Wisconsin has yet to face an offense that boasts two quarterbacks. This weekend, Purdue comes to town with their twin threat at QB in hopes of halting the Wisconsin win streak at five.

The 3-2 Boilermakers are better than their record suggests, with both losses coming against top 25 talents. They dropped their season opener versus then No. 16 ranked Louisville, although they controlled the margin throughout most of the game, keeping the deficit at four for the majority of the game.

Purdue tends to rely on their pass game, although their numbers are not terribly impressive. They average only 265.2 yards per game and have posted an overwhelmingly average QBR of 141.04. However, these statistics are spread across two QBs, junior David Blough and sophomore Elijah Sindelar. Both have recorded around 600 yards passing on the season, with similar touchdown totals at seven and six respectively. Additionally, neither are particularly mobile, suggesting they alternate as a change of pace.

Their lead rusher, Tario Fuller, has only recorded 43 carries, the same as Wisconsin’s second option Bradrick Shaw. If the Boilermakers can’t rely heavily on their rush attack, which is reasonable considering Wisconsin’s dominance up to this point, they’ll have to turn to their pass attack, which has been lackluster up to this point.

However, the point remains that Purdue has shown itself as a valiant competitor, even against high profile programs. Last week versus an improved Minnesota squad, the Boilermakers came in the clutch late with a game-sealing interception, proving they’re not the easy W of the past.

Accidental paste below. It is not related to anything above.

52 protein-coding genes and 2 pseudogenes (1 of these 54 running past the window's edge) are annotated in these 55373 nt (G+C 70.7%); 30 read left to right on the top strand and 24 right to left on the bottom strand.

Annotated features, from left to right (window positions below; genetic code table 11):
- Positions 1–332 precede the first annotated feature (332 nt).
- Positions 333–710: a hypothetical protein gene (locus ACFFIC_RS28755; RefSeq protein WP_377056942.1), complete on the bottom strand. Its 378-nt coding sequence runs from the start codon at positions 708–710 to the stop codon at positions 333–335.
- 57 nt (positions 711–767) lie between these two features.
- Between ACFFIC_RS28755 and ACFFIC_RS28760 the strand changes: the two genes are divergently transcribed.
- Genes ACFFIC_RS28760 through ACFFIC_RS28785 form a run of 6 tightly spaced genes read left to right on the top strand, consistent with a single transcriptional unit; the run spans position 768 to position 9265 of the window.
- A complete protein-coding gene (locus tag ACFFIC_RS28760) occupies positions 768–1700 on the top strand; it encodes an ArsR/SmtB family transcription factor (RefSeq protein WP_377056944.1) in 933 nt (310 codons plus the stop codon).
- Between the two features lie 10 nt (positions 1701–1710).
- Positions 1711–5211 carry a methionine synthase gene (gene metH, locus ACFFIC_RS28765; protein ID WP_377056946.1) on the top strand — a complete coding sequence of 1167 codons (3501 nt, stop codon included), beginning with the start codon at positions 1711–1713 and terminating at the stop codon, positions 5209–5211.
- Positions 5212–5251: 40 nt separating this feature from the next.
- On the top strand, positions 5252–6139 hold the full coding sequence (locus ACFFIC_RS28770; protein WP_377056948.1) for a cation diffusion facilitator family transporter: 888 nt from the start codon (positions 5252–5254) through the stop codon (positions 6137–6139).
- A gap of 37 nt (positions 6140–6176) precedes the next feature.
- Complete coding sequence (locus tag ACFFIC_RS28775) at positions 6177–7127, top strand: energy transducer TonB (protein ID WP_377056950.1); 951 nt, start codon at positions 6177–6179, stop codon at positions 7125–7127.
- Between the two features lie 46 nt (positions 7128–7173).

Here are two defensive keys for a Wisconsin win Saturday

Pressure the Quarterback early and often.

Last week versus Nebraska, the Wisconsin pass rush was uncharacteristically quiet, allowing plenty of time for the offense to assess the play development, and scroll through reads effectively.

If Wisconsin wants to shut down any hint of scoring potential, the defensive line and linebacking corps must do as they’ve done so well in the past and get to the quarterback as frequently as possible.

Eliminate the rush game as a threat.

Wisconsin ranks fourth in the country in rushing defense for a reason. Allowing an average of 81.4 yards per game and just two touchdowns on the season deserves a level of expectation. In this case, domination.

Should Wisconsin stifle a Purdue rush attack, they’ll be forced to rely heavily on an average and split passing attack. Taking the rush attack out of the equation will render the opposing offense one dimensional, a challenge Wisconsin should be able to face handedly.